As you wait with bated breath for the birth of the next British royal, and consider the recently-born North West (named, I believe, for the now-defunct airline), might I recommend Jim Gaffigan’s book “Dad Is Fat”? I thought it was a hoot, and you know that I’m not exactly a kid person. (By which I mean “not at all.”)
Gaffigan identifies himself upfront as “the Hot Pockets guy.” Despite my love of all things encased in pastry, I first heard of Gaffigan when he played the lead in a sitcom based on the life of David Letterman. I don’t remember its name, which pretty much tells you all you need to know about that sitcom. Anyway, he’s a funny man from the Midwest (Indiana), so I penciled him on my mental good list.
Cue to this book, in which Gaffigan writes about the logistics of parenting five small children in a two-bedroom Manhattan apartment. This is a lifestyle which is technically summed up with the acronym “WTF.” Props to him, though, because he is surprisingly full of aplomb for someone who I can only assume has literally handled tons of crap.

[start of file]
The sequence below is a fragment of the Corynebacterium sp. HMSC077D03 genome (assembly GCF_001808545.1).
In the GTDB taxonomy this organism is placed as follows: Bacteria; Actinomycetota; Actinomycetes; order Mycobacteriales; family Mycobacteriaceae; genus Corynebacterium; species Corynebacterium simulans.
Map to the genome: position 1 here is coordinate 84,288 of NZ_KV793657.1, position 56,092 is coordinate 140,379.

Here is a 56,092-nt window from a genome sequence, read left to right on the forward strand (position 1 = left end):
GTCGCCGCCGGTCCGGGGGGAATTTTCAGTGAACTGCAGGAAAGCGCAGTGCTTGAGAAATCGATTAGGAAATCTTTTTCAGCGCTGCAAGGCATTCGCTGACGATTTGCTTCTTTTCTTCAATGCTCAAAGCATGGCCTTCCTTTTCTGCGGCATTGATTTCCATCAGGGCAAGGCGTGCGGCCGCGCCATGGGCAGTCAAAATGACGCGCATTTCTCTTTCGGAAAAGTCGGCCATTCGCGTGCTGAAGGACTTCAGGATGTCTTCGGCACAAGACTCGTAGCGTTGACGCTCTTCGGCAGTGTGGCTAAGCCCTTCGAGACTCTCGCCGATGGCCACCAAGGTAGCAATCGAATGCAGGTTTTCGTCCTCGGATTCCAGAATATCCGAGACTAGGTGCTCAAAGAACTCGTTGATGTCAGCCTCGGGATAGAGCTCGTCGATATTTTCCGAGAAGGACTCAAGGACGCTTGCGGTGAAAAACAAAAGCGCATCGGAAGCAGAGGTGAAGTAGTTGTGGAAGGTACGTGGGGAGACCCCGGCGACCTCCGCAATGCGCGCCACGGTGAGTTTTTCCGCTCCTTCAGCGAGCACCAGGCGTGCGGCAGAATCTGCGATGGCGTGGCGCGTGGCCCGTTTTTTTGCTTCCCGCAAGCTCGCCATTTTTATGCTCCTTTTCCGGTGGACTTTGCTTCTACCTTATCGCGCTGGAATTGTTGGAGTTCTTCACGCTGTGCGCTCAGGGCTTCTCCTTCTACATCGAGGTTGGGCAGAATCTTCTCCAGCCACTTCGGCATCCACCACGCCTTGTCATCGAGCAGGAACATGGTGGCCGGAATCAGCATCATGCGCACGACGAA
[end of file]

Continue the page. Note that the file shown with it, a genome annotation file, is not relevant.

That’s the thing about kids: They’re messy, and noisy, and hungry, and inconvenient. They take up space and prevent you from doing all the grown-up sorts of things grown-ups do. (Get your mind out of the gutter; I’m talking about dinner and a show. Jeez.) To Gaffigan’s credit, he obviously loves his kids and his wife, no matter what. Even when his son’s very first written sentence was the titular “Dad is fat.”
(I obviously don’t have the parenting gene, because expending energy and resources only to create someone who insults you makes no sense to me.)
So for the parents out there, who inevitably say that parenting has been both the hardest and greatest thing they’ve ever done, read this book to have a laugh and commiserate. For we childless, read this book to have a laugh and be reminded why no thanks, nuh uh. The chapters are short, almost like comedy bits, and I finished the whole book over two long reads. Even a parent should be able to manage that, right?